House of Mirth Edith Wharton 1905   01/01/05
Wharton reveals her characters' deepest motivations (which the characters themselves occasionally do and occasionally do not realize, in a very real-lifey way) with such skill that it's hard to analyze how she does it in order to copy it. When she's at her best, all sense of reading an antiquated tale about high society manners in the 19th and early 20th centuries falls away (while the books I've read by Wharton aren't really about manners, they are on the surface), and the lives of characters become real and tragic. This one wasn't as tightly constructed as Age of Innocence, but it possibly more affecting, in the end. Wish I hadn't read the Dover version.

Strait is the Gate Andre Gide 1909   01/08/05

Difficult to sympathize with characters. Narcissistic narrator, overwrought yet underdeveloped romance between main characters. The only parts that rang true for me were when the lovers, who were engaged in a long-distance romance, could hardly talk with each other (and could barely stand to be around each other) when they at last saw each other after so many months apart, when meanwhile they felt closer than they ever had in their world of letters.

The book's "message" seems to be that a life lived in self-sacrificing service to a mysterious God is hardly a life lived. Maybe I'm missing the point. Or maybe this was an unexplored and/or controversial idea in 1909.

The Master and Margarita Mikhail Bulgakov 1967    

Ray Barry Hannah 1980   2/18/05
This was very southern and made me think of words like "honest" and "real." Ray is a doctor (and a poet and a pilot) who's dealing with his womanizing and his drinking and his issues about having let his friends die when he flew planes in Vietnam. Like an old-fashioned crime detective, he lives by his own moral code. It's good writing, and it strangely reminds me of John Gardner (because it's from the same era? What else is the same, besides the approximate age of the men in the stories? Not much, on the surface). I liked it fine, but it didn't excite me.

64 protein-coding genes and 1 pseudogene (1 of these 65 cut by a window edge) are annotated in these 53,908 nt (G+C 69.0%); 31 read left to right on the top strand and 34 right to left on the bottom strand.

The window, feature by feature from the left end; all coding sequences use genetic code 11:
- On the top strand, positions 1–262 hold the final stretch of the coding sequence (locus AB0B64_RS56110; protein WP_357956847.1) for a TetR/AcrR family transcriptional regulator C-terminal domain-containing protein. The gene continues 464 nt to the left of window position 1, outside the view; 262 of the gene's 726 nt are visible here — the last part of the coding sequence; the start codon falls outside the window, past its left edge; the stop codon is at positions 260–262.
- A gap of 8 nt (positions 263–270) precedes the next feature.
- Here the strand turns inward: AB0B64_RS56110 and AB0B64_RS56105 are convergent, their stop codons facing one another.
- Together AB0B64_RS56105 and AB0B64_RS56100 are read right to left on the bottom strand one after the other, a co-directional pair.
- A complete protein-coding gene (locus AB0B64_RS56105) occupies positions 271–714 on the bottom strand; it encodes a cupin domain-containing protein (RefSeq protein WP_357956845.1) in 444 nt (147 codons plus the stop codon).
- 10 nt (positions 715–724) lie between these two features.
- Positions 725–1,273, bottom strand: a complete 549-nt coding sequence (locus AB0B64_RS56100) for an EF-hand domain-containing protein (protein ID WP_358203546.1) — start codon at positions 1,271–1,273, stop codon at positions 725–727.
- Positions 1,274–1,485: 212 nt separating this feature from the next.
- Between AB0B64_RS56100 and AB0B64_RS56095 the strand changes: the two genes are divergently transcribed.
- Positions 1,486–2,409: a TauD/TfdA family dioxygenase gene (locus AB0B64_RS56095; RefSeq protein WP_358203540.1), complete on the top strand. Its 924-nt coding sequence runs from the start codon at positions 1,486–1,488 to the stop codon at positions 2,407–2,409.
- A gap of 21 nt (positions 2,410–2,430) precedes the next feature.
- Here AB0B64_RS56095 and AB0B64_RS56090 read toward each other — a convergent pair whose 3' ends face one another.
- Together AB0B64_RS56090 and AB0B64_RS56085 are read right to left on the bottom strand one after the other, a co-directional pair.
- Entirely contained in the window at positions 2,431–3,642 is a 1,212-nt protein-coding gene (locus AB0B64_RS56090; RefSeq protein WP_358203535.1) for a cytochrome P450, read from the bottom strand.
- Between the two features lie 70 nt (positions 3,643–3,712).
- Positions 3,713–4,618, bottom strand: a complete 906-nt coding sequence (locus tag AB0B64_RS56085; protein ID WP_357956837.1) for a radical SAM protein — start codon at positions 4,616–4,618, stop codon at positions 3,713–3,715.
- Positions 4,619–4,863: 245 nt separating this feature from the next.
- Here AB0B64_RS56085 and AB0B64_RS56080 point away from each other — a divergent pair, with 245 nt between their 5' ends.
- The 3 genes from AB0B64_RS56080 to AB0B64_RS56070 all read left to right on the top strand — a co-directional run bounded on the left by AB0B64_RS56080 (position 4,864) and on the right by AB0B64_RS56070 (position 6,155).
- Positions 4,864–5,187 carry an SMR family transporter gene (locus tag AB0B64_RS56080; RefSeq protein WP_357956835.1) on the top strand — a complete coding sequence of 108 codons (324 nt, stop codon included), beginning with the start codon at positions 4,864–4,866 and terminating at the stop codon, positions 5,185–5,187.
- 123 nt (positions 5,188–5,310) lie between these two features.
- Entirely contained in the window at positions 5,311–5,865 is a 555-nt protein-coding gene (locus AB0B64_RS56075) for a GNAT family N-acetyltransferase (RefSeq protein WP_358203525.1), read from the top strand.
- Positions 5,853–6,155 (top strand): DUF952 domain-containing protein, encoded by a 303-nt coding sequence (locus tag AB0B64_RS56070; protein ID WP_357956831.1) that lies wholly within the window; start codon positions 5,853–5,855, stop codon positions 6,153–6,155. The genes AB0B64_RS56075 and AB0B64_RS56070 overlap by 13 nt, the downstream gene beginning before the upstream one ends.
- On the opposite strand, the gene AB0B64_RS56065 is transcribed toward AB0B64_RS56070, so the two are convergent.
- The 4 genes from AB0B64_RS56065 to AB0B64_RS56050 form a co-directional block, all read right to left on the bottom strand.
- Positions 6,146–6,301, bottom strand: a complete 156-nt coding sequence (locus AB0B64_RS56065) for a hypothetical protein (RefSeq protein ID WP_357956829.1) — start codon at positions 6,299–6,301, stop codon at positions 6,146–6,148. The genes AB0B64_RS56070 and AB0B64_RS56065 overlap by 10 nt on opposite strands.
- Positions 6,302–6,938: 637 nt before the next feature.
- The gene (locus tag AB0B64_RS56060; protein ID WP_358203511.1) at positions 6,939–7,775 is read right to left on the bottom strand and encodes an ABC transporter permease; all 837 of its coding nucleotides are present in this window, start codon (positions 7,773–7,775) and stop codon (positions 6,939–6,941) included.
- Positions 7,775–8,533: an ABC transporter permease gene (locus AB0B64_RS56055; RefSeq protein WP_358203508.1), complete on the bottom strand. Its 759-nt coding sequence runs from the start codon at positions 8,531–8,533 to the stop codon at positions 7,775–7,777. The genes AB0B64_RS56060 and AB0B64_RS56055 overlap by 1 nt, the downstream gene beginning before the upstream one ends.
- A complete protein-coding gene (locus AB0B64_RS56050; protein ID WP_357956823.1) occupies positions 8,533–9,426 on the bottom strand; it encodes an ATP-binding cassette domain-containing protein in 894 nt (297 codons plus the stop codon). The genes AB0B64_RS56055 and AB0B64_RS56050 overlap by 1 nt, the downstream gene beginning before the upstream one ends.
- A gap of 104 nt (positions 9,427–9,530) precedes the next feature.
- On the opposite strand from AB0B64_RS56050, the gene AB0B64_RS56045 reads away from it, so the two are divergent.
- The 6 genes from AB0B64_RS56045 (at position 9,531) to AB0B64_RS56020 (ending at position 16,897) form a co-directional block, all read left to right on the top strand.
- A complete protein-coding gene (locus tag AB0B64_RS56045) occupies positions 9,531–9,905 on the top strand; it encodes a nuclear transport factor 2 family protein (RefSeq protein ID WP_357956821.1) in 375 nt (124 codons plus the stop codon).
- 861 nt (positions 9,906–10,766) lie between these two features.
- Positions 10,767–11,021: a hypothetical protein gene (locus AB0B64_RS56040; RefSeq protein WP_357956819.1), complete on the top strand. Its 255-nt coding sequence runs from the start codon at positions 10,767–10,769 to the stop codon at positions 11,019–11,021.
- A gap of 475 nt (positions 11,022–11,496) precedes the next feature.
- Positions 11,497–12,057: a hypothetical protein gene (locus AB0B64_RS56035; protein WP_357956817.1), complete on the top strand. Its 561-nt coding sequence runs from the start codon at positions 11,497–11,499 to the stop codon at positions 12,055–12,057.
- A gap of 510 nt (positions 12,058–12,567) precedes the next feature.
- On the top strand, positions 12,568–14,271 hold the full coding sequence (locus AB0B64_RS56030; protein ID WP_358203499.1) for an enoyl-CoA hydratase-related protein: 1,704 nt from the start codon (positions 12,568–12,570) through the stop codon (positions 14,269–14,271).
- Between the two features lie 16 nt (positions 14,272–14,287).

The Time Traveler's Wife Audrey Niffenegger 2003 2/18/05 2/24/05

If this had been half as long, I might have been able to overlook its flaws and have allowed it to win me over. But it upset me, it was so bad -- possibly because it made me fear that my writing is like this woman's. Ugh. I couldn't wait to be done with it, so I skipped and skimmed through the last hundred pages. I think one of the big problems is that she never gave the reader enough to work with regarding her characters and their inner selves. So a lot of her scenes came off as extraneous and flat, though they seemed to want to be meaningful. There was a scene where they danced in a club, for instance, that was supposed to (I think) capture the way young people "let go" and "live in the moment," and I guess the author wanted us to derive something about the main character from the scene, but she wasn't able to direct the reader enough, to indicate why anyone should care about it and pay attention. Also, one dinner scene with her friends went on needlessly. That's it, I think -- I never knew what I should be paying attention to, because some of it seemed relevant to the emotional game it was playing and much of it did not.

One of its most annoying features was that it kept trying to make the reader think the characters were cool by bringing up how much they liked punk rock. Also, her characters were too witty; I think we were supposed to admire and envy their sharpness, but it only served to make them unlikeable and out of reach.

I honestly felt sick to my stomach after each session with this one.

Doctor Glas Hjalmar Soderberg 1905 1/05 2/05
I had already read this, but I wanted Andy to read something to me while I painted, and it's short, so I suggested this. It deals elegantly with the pain of being alive and alone, and it's very good, and I recommend it to everyone.